• Chronic alcoholism
  • Hepatitis C (chronic viral hepatitis)
  • Non-Alcoholic Fatty Liver Disease, which can lead to nonalcoholic steatohepatitis
  • Bile duct disease
  • Genetic disease such as Wilson disease, hemochromatosis, and glycogen storage diseases

Many people do not realize they have liver disease until they experience symptoms of cirrhosis. As cirrhosis only occurs in advanced stages of liver disease, this reinforces the importance of regular physicals with a primary care physician, which can help detect problems earlier.

Symptoms of cirrhosis include yellowing of the eyes, known as jaundice.

Symptoms of cirrhosis include yellowing of the eyes, known as jaundice.

Cirrhosis symptoms include:

  • Bleeding or bruising easily
  • Swelling in the legs or abdomen due to water buildup
  • Nausea/vomiting
  • Yellowing of the skin and eyes, known as jaundice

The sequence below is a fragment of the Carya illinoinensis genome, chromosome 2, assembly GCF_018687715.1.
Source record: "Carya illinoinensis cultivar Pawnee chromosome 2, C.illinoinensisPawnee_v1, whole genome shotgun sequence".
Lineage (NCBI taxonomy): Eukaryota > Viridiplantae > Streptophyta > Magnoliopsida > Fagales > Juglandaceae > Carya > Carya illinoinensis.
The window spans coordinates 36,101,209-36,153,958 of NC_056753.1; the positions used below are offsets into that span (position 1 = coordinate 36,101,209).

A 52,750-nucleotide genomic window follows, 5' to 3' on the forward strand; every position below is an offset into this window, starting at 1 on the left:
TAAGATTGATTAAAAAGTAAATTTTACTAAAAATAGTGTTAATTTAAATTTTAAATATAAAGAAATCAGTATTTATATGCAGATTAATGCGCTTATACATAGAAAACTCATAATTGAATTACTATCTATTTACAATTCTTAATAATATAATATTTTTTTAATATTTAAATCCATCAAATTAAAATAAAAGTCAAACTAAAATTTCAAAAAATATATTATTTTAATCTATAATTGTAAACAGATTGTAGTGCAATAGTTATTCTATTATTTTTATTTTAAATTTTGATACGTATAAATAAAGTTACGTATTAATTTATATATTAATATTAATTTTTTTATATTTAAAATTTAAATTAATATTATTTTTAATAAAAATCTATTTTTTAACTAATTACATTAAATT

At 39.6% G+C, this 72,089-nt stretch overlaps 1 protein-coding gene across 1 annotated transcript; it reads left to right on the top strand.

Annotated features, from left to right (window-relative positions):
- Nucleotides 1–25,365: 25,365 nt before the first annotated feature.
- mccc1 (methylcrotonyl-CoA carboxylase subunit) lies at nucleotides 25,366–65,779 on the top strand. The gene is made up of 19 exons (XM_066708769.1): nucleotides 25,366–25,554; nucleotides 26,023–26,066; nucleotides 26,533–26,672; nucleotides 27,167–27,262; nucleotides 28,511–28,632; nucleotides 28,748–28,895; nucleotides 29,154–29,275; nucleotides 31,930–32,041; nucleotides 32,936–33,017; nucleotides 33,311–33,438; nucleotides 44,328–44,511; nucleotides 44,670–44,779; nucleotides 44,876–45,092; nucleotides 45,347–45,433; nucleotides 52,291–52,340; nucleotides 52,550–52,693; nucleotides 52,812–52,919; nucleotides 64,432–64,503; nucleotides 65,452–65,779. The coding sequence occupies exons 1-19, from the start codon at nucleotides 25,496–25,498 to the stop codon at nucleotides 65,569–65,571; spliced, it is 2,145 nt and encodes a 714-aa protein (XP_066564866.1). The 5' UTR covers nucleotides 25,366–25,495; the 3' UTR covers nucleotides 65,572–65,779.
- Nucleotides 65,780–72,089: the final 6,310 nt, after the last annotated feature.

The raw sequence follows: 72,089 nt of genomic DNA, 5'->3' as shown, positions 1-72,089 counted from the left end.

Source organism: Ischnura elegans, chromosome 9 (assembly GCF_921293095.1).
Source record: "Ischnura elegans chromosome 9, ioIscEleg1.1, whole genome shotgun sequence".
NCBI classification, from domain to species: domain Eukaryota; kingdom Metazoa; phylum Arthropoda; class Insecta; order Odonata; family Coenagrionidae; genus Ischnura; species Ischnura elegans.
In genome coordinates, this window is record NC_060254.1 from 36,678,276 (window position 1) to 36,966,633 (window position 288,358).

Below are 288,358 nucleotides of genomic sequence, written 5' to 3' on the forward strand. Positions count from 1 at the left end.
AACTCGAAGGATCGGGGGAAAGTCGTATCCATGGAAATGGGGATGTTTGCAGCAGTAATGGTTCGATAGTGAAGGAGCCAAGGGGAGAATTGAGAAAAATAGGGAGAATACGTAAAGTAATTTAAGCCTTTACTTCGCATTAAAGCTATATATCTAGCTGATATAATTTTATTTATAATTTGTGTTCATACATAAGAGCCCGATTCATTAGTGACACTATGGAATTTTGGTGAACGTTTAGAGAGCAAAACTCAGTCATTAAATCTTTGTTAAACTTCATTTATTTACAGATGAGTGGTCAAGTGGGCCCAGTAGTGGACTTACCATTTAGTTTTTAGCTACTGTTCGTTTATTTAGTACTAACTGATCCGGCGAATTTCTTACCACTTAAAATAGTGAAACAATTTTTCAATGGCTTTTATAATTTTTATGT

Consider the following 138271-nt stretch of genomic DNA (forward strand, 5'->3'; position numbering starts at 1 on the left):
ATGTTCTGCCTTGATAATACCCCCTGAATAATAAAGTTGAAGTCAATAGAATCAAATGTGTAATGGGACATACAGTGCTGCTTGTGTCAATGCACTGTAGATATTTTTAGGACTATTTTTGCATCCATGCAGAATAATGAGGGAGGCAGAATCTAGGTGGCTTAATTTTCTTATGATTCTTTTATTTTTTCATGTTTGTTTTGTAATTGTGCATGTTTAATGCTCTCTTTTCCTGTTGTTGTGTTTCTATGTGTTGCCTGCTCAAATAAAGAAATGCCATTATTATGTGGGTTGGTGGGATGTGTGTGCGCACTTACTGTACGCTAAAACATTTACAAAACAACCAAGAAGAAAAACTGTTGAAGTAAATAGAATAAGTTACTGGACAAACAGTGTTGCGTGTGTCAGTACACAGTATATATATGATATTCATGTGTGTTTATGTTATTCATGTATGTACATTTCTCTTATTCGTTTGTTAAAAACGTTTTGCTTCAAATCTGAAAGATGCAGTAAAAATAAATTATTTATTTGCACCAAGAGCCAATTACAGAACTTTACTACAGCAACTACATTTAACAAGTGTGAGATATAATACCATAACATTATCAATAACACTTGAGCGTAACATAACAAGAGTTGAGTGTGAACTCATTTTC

• Itchy skin
  • Weight loss
  • Loss of appetite
  • Blockages of blood vessels leading to your liver
  • Sensitivity to medications
  • Fatigue
  • Joint pain
  • Elevated body temperature
  • Insulin resistance and the development of type 2 diabetes
  • Buildup of toxins in the brain
  • Enlarged spleen

Treatment & Management

Stages of liver damage proceed from healthy liver to fatty liver to liver fibrosis, and then to cirrhosis.The goal of treatment is to minimize symptoms, to keep the disease from getting worse, and to try to stop or slow the damage by protecting the healthy liver tissue.  Treatments include the use of medications and lifestyle changes, including:

  • Maintaining a healthy diet and exercising regularly
  • Limiting salt intake to prevent or reduce fluid buildup
  • Avoiding raw shellfish
  • Stopping alcohol consumption
  • Talking with your doctor about all of the medications, vitamins, and supplements you take, as well as about hepatitis A and hepatitis B vaccinations